Dismissal over bread 'ruins' worker's life

By Abby Gillies

Photo / File
Photo / File

A supermarket worker sacked over non-payment for a loaf of banana bread says the action had "ruined my life".

Janice Taylor was stunned to be fired from her job as a supervisor at Manurewa's New World Southmall because of the issue with the $5.95 loaf, which she said she simply forgot to pay for.

But her employers saw it differently; describing her actions as a deliberate breach of staff rules, and dismissing her for "serious misconduct".

In a recently-released decision, the Employment Relations Authority (ERA) sided with the supermarket owners, finding Ms Taylor's dismissal was justified.

Since being fired, Ms Taylor has taken up a part-time supervisor role at another Auckland supermarket, but says she is struggling from the effects of being fired and the ERA's decision.

"I think it's grossly unfair. This thing did not warrant dismissal," said Ms Taylor, who said she had "absolutely" planned to pay for the loaf.

"It's ruined my life."

Ms Taylor has been relying on family for financial support since losing her job as she had not been able to find full-time work, she said.

Her former employer Kym Samuels was pleased with the ERA decision.

"I was relieved that my process was intact, and that I had been seen to be fair in the judgement that I had made at the time."

"This kind of conduct is not uncommon in our industry, and there has been a number of other staff in our store in a very close period of time that has had similar outcomes," said Ms Samuels.

The incident started on the morning of January 6 this year when Ms Taylor, who has 15 years' experience working in supermarkets, was phoned by Robyn, a regular customer, with her grocery order.

As she is blind, the customer would ring through her order each week and then come into the store to collect and pay for the items.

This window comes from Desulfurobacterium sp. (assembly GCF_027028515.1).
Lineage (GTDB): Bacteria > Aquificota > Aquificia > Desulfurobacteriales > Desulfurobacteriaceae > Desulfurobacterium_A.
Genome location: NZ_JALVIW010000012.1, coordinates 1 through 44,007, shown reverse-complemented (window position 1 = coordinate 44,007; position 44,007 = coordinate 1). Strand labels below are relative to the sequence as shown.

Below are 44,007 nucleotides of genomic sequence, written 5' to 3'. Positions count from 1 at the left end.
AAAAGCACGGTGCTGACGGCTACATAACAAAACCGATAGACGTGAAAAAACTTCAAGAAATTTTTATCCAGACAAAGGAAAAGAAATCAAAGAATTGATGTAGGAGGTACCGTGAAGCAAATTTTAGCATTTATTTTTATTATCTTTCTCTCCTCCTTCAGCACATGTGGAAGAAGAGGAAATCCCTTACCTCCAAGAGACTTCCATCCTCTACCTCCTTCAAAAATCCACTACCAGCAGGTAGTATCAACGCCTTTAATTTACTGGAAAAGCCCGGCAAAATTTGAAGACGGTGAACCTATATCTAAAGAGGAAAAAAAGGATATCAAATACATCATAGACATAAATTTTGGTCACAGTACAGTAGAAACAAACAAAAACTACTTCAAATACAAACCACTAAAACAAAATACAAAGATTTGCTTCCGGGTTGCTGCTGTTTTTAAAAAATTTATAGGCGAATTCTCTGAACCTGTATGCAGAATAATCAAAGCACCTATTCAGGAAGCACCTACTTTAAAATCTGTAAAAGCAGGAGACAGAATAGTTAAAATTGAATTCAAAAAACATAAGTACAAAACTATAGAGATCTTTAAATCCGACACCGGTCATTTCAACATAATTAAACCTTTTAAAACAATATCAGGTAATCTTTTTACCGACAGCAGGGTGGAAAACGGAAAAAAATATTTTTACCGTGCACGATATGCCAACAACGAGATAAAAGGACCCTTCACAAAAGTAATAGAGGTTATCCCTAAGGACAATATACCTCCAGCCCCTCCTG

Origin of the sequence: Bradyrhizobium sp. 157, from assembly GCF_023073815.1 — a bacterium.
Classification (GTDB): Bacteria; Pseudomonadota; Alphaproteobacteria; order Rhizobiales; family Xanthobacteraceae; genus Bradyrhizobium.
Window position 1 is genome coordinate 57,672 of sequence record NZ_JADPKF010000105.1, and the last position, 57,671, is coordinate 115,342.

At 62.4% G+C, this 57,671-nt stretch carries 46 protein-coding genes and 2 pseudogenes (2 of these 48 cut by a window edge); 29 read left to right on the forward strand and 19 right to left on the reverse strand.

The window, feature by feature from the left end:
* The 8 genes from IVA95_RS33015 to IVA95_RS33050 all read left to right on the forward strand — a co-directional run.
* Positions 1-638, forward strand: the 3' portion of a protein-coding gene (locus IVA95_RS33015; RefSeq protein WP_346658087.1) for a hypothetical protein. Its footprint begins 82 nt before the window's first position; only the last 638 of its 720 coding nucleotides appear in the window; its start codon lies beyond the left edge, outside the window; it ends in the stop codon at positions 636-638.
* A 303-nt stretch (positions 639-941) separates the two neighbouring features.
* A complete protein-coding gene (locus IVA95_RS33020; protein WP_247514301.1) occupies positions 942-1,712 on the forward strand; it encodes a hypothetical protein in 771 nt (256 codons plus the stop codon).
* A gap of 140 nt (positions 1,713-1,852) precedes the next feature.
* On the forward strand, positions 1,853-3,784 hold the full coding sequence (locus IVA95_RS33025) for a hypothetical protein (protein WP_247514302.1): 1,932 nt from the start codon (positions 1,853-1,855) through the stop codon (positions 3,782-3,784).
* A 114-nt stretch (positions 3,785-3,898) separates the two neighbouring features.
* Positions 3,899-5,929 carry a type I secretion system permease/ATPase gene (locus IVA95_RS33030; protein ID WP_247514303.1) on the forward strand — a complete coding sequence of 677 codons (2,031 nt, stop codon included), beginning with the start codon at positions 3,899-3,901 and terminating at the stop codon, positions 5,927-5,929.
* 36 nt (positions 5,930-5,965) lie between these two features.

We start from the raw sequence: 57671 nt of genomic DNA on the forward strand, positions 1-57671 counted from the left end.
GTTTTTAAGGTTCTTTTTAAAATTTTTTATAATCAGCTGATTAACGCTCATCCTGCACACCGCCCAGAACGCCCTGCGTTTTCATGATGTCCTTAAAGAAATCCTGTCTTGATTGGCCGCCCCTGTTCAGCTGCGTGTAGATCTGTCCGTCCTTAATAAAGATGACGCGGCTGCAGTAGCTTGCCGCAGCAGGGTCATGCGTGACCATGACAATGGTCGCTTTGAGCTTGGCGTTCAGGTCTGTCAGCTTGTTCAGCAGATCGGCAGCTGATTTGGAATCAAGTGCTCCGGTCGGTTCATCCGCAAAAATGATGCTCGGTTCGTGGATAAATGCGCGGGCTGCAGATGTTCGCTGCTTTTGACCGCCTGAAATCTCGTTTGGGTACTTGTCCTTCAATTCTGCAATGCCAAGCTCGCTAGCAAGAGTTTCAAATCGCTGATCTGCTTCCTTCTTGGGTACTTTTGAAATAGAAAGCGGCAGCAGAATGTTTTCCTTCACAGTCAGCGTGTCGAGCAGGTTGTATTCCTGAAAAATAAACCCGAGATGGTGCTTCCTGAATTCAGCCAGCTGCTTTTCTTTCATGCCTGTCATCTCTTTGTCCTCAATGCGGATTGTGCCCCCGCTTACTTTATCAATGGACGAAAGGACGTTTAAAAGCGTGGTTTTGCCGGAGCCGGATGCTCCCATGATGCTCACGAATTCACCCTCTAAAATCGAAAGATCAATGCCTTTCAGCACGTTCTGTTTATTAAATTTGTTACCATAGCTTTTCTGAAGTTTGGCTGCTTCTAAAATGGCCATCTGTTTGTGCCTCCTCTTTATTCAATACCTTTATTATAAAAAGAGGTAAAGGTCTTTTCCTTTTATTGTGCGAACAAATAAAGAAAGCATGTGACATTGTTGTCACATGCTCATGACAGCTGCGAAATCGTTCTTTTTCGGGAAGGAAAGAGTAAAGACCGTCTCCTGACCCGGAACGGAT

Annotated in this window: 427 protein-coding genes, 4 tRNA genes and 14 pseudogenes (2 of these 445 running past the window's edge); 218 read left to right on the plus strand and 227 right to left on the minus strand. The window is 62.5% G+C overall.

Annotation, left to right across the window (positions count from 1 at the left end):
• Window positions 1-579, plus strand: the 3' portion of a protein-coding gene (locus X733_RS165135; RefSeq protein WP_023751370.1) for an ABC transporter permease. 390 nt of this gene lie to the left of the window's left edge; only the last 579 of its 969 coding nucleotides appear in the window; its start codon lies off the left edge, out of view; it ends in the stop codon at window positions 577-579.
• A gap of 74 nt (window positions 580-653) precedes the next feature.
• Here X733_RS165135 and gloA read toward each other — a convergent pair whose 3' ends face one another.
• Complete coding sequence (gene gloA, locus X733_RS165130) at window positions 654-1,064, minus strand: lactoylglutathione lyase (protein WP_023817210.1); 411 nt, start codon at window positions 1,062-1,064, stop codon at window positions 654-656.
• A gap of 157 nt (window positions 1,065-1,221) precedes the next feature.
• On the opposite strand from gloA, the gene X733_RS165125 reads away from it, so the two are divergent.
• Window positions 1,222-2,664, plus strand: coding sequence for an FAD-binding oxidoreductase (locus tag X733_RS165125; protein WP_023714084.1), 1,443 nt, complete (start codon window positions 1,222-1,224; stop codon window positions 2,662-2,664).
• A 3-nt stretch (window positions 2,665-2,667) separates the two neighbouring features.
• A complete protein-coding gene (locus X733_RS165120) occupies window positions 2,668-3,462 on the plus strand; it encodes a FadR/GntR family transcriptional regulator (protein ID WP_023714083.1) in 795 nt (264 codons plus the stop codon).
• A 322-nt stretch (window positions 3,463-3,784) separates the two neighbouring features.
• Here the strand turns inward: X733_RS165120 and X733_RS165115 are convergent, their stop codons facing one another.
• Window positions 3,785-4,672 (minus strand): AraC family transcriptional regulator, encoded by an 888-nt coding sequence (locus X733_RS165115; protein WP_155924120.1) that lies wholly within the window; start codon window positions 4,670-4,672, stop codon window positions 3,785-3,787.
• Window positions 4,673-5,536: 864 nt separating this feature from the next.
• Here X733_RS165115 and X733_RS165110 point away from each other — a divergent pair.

That morning, Mrs Taylor put together Robyn's order as usual and while doing so "decided to put a loaf of banana bread into the order as she thought it would be nice to gift the bread to Robyn who she knew liked bananas and might like this new product", said the ERA finding.

Ms Taylor, who was known as a "stickler for the rules", intended to pay for the bread herself and give it to Robyn, the finding said.

She took the items to the checkout to be scanned by a checkout operator, but when she got to the banana bread, told the operator to put it through without scanning it.

She admitted this breached staff purchasing procedure, which states workers buying items must do so through another operator and no IOUs are allowed.

The bread was packed in with Robyn's groceries, which were collected shortly afterwards.

In the finding, Ms Taylor said she did not pay for the bread at the time because she didn't have any cash on her. She then planned to get some money during her break but was distracted when she was called back to the supermarket, as a kitten was loose inside.

It wasn't until she was called into a meeting with supermarket owner Ms Samuels four hours later that Ms Taylor remembered she hadn't paid for the bread, said the finding.

After an investigation, her employers found Ms Taylor guilty of serious misconduct, and she was dismissed on January 9.

Ms Taylor appealed the decision, but ERA member Anna Fitzgibbon agreed with her former employers, saying she knowingly breached the rules and finding her dismissal to be "fair and reasonable".

"The breach was deliberate, went to the heart of the employment relationship and amounted to serious misconduct for which dismissal was justifiable.

"Even though Ms Taylor says she intended paying for the banana bread, Ms Taylor did not," said Ms Fitzgibbon.

Ms Taylor started working as a night supervisor at New World Papatoetoe six months ago.

Her new employer, store owner Max McDermid, said he was aware of the issue with Ms Taylor's previous employer when he hired her, and he has had no disciplinary issues with her.

- APNZ

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